Red Wine…Is It REALLY Good For You or Just Hype?

This is the question of the ages. Or at least Moms….and it goes something like this; “If I’m going to have some wine, it should be red because it’s good for me.” If this sounds familiar and you’ve heard that red wine is one of the healthiest of all alcoholic beverages, it’s for good reason. #AndOhSoTasty

Thanks to the antioxidants found in the skins of grapes from which it’s made, red wine has been widely publicized as being “healthful”. One of the antioxidants found in red wine, called RESVERATROL, has powerful anti-inflammatory properties. Inflammation and oxidation are considered the root causes of most disease, so consuming antioxidant-rich foods is a key component in disease prevention.

Moderate consumption of red wine has been linked to improved heart health, along with other health benefits, like decreasing the risk of:

  • Alzheimer’s disease
  • diabetes
  • certain cancers
  • depression

Some of the buzz around red wine’s health benefits comes from its prominent role in the well-studied Mediterranean diet. The Mediterranean diet includes lots of fruit, vegetables, fish, olive oil, and red wine, and is believed to contribute to a long lifespan and low incidences of heart disease and cancer among Mediterranean populations. If you want to read more about the Mediterranean diet, check out a post I did on it a while back.

The health benefits of red wine are also thought to contribute to low rates of heart disease among the French, despite this population traditionally eating a diet high in saturated fat.

But, does a glass of red wine a day really keep the doctor away?

Maybe.

Studies have linked regular consumption of red wine with the following positive outcomes:

  • increased HDL cholesterol (the good, protective kind)
  • lowered LDL cholesterol (the bad, inflammatory kind)
  • lowered triglycerides (fat or lipids found in the blood)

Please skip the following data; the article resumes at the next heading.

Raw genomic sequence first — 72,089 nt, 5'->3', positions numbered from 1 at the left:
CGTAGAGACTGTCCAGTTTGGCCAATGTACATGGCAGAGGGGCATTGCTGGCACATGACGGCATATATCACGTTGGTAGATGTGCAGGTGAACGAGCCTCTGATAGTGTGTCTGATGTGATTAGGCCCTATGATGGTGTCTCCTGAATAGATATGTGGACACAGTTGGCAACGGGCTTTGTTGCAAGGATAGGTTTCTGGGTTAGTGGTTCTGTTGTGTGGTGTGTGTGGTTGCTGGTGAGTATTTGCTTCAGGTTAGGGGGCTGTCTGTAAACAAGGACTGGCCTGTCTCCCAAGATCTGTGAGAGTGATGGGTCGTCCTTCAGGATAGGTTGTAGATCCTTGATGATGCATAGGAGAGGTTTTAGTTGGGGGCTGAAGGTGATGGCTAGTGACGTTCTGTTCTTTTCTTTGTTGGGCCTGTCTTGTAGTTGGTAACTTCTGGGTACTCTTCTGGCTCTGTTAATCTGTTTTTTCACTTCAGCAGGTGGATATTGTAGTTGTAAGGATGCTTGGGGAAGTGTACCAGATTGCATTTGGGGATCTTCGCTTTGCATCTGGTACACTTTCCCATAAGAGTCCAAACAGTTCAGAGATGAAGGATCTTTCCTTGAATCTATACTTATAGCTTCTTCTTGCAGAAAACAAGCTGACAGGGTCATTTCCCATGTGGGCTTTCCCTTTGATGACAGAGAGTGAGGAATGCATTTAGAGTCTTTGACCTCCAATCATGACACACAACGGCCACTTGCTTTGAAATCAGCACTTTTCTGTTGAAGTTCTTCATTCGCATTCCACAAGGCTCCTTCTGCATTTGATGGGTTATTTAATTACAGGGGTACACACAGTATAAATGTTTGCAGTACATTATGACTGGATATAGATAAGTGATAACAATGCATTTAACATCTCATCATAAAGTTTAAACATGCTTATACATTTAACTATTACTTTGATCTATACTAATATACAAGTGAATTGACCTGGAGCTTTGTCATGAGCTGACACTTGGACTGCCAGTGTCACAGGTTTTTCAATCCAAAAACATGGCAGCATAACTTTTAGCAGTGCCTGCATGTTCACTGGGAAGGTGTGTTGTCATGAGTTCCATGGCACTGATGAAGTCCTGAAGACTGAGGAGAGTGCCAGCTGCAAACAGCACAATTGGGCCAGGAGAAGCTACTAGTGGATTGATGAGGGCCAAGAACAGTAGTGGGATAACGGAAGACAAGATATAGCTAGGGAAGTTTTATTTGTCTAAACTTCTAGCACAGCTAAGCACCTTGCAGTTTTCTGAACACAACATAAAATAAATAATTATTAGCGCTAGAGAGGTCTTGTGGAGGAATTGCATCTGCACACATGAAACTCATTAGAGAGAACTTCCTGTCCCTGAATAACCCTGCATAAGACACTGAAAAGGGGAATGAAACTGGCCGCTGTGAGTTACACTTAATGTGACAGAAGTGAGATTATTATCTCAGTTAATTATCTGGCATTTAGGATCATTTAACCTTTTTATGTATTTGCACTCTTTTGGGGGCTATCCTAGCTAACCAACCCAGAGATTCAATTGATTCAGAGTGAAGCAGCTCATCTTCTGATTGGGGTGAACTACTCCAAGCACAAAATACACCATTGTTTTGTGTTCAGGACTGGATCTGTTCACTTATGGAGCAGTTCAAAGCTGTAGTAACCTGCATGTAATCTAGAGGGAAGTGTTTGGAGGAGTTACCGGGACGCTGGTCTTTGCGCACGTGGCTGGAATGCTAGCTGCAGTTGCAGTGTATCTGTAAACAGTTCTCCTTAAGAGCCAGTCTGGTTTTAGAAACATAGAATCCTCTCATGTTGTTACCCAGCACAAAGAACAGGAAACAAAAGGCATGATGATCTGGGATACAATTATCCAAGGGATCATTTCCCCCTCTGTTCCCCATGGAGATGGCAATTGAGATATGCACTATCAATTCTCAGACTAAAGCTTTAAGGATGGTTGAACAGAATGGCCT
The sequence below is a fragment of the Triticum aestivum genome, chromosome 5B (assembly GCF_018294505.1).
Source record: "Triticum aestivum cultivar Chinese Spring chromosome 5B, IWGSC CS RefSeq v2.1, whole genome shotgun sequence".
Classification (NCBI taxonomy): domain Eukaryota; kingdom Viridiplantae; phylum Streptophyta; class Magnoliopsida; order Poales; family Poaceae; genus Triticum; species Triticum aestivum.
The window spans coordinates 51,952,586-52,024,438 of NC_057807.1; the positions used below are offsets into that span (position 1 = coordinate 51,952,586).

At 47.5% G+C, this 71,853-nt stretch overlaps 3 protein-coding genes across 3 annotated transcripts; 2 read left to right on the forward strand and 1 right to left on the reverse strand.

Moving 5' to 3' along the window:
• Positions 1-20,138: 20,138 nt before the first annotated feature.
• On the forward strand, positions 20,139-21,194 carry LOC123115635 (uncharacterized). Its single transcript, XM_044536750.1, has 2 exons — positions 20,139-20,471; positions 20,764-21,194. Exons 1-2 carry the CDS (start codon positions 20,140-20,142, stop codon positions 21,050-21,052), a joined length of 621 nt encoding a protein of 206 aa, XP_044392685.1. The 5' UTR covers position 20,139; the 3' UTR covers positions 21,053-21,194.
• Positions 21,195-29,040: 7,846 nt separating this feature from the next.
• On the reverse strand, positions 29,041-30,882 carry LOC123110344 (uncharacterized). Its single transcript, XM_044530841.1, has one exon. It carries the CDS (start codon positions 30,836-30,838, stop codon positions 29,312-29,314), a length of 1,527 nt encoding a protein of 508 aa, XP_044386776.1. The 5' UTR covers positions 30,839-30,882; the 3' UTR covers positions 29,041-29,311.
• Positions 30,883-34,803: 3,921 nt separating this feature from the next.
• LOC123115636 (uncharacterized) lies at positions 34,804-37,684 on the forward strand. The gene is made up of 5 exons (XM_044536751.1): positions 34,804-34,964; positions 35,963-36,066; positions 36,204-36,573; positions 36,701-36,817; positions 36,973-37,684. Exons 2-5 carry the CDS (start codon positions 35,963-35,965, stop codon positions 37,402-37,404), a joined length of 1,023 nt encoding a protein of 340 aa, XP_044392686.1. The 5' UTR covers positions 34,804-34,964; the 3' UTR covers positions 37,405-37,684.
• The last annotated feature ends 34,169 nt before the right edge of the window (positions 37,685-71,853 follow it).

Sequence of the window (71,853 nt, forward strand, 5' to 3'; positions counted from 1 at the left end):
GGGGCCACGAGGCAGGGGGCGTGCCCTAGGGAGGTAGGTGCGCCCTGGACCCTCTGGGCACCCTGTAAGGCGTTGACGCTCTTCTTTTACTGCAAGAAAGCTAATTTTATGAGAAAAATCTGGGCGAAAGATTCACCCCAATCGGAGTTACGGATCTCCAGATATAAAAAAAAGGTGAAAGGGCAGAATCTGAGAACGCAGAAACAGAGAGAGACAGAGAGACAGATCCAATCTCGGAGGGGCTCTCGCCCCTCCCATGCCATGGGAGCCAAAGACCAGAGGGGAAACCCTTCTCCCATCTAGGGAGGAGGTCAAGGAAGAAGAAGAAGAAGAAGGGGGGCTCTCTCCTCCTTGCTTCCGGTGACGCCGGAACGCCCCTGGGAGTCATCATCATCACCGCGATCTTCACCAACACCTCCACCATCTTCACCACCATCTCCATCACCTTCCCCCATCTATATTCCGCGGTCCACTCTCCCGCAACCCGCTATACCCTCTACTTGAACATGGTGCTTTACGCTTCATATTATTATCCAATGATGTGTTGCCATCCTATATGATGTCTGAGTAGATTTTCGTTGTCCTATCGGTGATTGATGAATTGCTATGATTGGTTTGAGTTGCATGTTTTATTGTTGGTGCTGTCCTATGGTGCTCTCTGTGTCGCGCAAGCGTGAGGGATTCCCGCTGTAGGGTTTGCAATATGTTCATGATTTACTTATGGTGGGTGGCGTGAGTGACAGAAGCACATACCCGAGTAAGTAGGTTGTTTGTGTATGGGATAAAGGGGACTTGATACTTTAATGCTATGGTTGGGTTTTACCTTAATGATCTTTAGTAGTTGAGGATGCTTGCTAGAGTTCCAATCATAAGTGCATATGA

• improved blood pressure
  • more stable blood sugar levels

High blood pressure, elevated blood sugar, and undesirable cholesterol and triglyceride levels are all contributing factors in the development of more serious heart disease, like heart attacks and stroke.

But is red wine an essential part of a healthy diet?

The short answer is no. Not essential but definitely beneficial.

Now, if you aren’t a fan of wine or choose not to consume alcoholic beverages, there’s no reason to start drinking red wine for the sake of your health! Plenty of other diet and lifestyle factors, like eating lots of fruits and vegetables, getting regular physical activity, not smoking, and managing stress can provide similar health benefits.

If you enjoy drinking wine, you should choose red varieties over white for the added antioxidants and health benefits. While white wine does contain some antioxidants from grapes, red wine contains much higher amounts.

Like any other alcoholic beverage, it’s also important to remember to limit wine consumption. The health benefits of red wine only apply when it is enjoyed in moderation. #NoSurpriseThere. When consumed in excess, any alcoholic beverage can negatively impact your health, contributing to alcohol dependence, organ damage, and increased risk of several cancers.

A good rule of thumb for alcohol intake is to limit consumption to one (1) drink per day for women and one to two (1-2) drinks per day for men. The serving size for one standard glass of red wine is 4 oz. And remember, since the size of wine glasses can vary, use a liquid measuring cup to familiarize yourself with what a 4 oz pour of wine looks like. Then, stick to that serving size!

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Recipe: Skinny Sangria Spritzer

Makes 6 servings

Ingredients:

  • 1 bottle dry red wine (use your favourite but consider seeking out an organic variety = no sulphites or other congenors/additives)
  • 1 ½ cups seltzer/sparkling spring water/perrier/san pelegrino (you can use a fruit flavoured variety, if desired – but no sugar added)
  • 2 cups assorted fresh fruit, such as sliced strawberries, blackberries, orange slices, chopped apples, pears, or plums (have fun mix and matching your favourites!)
  • ice cubes

Directions:

  1. Place prepared fruit in bottom of a large pitcher and lightly muddle with a wooden spoon.
  2. Pour wine and seltzer into pitcher and stir to combine.
  3. Add 1 cup of ice to pitcher and stir to chill.
  4. To serve, pour Skinny Sangria over ice-filled glasses. Be sure each glass gets a spoonful of fruit!

Made Good – New Product Reveal

Do you know about the Made Good Foods line? If not, READ ON! (and even if you do, read on anyways!)

All their products are safe for school (meaning nut free) they are also gluten free, certified vegan, organic, Non-GMO, kosher parve AND contain a full serving of vegetables.

They already have a large stable of amazing products that include granola bars, granola minis, crispy squares, baking chips, and cereal. Now, you can indulge and celebrate in their Newest Products – Soft Baked Mini Cookies and Crispy Light Granola!!!